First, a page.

Gov. Glenn Youngkin is currently compiling his administration’s priorities for the future of energy development and use in Virginia.
The Virginia Energy Plan, which is updated every four years, will be released this fall as “a data-driven roadmap that considers all energy sources and is transparent with Virginians about the opportunities and costs each energy source presents,” according to the state’s energy department.
Despite any policy changes that might occur, experts at the University of Virginia’s Weldon Cooper Center for Public Service said the future of solar energy adoption continues to look bright for the state.
“Things are going exceedingly well,” said Elizabeth Marshall, senior project coordinator for the center’s Virginia Solar Initiative. The initiative provides data to help legislators and planners make informed decisions about solar energy.
The last five years have seen rapid growth, particularly in the largest-scale projects. Solar energy production more than doubled from 2020 to 2021.
And last year for the first time, the state generated more energy from solar than it did from coal.
Virginia ranked fourth in the nation in the number of solar installations in 2021. Only California, Texas and Florida installed more.
Bill Shobe, a professor of public policy who studies energy economics for the Cooper Center, forecasts that solar will continue to grow rapidly in Virginia because of its financial attractiveness.
“It is, by far, our cheapest source of new electricity generation capacity,” Shobe said.
As the state continues to add panels, “We’re learning more every year, and the state and localities are responding by updating and improving their policies every year,” Marshall said.
But with growth comes a host of considerations. Marshall said the governor’s energy plan will focus on several priorities: competitive rates for all energy consumers, reliable and responsible development, and rural economic development.
The plan will likely build on recently passed legislation that requires solar farms and other renewable energy projects to submit mitigation plans if at least 10 acres of “prime agricultural soil” or 50 acres of forest would be adversely impacted.
According to the inaugural Virginia Solar Survey, published by the Cooper Center in April, rural areas of the state, primarily in the central and southern regions, have led in solar energy adoption. The survey was conducted last year and is the first to provide a comprehensive look at solar adoption statewide, along with identifying major topics of concern.
However, some state residents have worried about solar panels gobbling up land that could be producing food. Others have expressed concerns about what might happen to the visual landscape.
Marshall said those are legitimate considerations, and the Cooper Center encourages responsible and intentional planning, “including long-range planning and identifying energy goals and siting priorities.” That might include, for example, siting large solar projects on formerly developed lands such as “brownfields,” which may be less desirable for other purposes due to potential contamination.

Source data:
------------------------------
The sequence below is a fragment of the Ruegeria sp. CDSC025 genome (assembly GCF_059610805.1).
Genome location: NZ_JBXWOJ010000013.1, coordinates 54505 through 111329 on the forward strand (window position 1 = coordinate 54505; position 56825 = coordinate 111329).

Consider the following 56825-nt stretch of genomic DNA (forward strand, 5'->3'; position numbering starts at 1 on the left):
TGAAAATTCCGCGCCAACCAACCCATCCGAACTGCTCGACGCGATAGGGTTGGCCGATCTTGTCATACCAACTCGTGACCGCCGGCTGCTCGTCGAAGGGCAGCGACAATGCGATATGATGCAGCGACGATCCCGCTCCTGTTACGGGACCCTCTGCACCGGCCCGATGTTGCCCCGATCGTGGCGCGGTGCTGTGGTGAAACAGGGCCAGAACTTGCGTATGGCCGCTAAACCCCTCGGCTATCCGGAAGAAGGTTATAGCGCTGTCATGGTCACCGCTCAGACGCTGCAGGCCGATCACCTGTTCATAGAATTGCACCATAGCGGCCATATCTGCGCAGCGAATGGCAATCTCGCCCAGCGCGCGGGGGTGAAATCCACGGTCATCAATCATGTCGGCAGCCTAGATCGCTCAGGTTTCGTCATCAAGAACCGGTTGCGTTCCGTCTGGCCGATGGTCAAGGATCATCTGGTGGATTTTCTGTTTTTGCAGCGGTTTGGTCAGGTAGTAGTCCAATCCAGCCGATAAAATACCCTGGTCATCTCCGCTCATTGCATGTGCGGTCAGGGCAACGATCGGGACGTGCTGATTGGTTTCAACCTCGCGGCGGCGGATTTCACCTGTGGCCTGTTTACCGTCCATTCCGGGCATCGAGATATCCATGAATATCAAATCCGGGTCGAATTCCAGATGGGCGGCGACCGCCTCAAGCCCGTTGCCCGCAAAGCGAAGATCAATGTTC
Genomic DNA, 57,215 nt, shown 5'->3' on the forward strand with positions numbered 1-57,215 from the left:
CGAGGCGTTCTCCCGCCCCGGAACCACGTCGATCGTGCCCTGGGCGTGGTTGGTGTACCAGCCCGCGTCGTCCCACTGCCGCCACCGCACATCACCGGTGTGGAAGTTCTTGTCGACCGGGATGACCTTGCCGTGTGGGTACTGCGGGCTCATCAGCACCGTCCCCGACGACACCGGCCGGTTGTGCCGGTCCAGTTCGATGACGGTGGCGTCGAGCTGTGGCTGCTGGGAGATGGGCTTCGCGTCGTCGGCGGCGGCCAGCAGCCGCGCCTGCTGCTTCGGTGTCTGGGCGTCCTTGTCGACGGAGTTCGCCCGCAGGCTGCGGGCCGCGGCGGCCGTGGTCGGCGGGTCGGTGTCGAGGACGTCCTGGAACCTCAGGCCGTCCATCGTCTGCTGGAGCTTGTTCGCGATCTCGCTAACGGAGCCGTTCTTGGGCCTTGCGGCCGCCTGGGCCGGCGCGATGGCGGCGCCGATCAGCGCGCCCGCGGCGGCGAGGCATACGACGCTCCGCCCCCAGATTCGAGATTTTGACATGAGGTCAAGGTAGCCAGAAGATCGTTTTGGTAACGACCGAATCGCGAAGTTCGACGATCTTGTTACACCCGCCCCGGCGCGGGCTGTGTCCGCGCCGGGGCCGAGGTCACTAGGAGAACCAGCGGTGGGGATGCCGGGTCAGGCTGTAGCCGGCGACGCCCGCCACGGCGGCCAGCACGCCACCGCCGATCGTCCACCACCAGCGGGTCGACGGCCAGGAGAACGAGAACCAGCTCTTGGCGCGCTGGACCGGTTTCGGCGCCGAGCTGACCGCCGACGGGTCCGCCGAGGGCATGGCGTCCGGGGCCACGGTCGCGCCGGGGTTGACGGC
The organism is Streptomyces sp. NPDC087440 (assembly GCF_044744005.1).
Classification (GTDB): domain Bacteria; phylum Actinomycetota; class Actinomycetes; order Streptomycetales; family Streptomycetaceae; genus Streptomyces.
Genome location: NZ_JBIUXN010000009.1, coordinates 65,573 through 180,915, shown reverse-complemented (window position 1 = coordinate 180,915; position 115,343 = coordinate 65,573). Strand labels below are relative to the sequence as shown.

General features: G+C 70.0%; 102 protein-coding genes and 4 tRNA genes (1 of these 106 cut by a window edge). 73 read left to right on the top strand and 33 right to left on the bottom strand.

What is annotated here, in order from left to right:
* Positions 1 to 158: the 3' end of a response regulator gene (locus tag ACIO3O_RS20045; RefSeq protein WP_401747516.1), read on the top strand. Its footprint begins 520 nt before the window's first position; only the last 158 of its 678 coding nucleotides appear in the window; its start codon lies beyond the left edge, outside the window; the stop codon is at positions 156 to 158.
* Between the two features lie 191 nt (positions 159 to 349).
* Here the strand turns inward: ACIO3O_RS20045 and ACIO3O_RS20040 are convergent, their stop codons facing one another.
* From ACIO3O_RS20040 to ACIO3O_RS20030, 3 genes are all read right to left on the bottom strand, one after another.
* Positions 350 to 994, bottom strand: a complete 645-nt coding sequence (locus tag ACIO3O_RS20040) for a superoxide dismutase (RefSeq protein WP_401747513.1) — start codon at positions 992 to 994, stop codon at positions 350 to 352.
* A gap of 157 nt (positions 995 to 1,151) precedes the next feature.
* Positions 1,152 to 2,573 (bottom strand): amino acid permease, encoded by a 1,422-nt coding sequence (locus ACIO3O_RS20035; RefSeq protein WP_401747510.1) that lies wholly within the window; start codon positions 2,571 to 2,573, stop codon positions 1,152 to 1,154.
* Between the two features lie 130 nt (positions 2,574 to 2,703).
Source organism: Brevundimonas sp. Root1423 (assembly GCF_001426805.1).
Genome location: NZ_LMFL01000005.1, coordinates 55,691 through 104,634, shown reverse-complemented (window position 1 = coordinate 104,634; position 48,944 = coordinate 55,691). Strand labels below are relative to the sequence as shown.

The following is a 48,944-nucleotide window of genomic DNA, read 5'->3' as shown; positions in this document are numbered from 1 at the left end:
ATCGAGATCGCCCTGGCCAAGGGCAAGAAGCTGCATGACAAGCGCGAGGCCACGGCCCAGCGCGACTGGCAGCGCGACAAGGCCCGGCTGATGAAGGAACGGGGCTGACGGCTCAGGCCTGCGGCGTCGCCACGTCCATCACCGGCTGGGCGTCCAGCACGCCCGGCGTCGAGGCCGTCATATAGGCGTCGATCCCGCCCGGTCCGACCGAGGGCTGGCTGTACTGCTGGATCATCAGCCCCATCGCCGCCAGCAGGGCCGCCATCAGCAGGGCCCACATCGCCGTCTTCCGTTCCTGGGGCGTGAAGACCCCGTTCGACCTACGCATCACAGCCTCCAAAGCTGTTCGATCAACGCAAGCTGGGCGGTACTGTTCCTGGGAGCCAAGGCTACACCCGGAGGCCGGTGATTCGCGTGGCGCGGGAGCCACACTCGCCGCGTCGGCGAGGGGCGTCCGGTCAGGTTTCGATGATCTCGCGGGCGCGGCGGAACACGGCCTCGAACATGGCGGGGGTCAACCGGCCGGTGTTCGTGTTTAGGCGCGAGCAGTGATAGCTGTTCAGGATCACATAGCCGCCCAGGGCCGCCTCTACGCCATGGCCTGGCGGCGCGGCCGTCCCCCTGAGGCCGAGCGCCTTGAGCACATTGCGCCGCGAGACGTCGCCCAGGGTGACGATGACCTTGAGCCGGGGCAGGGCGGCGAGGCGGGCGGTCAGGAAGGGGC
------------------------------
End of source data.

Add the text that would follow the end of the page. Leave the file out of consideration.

For many rural areas, though, the benefits of solar outweigh the drawbacks.
“Landowners get a long-term, stable source of income, and localities get a steady increase in tax revenues for the 30-year life of the installation,” Shobe said. “This is a significant net economic benefit to rural localities.”
One number in the state’s national rankings was a bit of a surprise. Virginia ranked 47th for distributed solar power generation – meaning those panels installed on rooftops. But even that figure belies a recent boom. With an estimated 26,000 installations as of the fourth quarter of last year, net metering more than doubled in the state from 2019 to 2021.
Localities are starting to address the barriers that property owners face to adopting solar, and that’s in part thanks to the Cooper Center.
Reducing red tape that could lead to passing on costs to consumers dovetails with the governor’s planning. The center does so through participation in the Department of Energy’s SolSmart program, its development of tax planning tools such as SolTax, and through data-gathering efforts and other research.
“Through the SolSmart program, we work with localities to identify ways of speeding up the permitting process, improving the economics for both installers and homeowners,” Shobe said.
Marshall added, “It can be challenging for localities to navigate a new solar policy landscape; there are many questions and unknowns related to implementing new legislation and balancing increased solar development with citizen concerns and land use considerations. Our role is to provide localities with the best available resources, tools and research to inform their policy discussions.”
The University has been doing its part to adopt solar. UVA has two remote solar sites that produce about a quarter of its total electricity. It also has solar panels on select rooftops on Grounds that either feed energy into the building or into the community. The programs are partnerships with Dominion Energy.
For information about solar use at UVA, check out the Renewable Energy Tracker.
University News Senior Associate University Communications
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June 6, 2023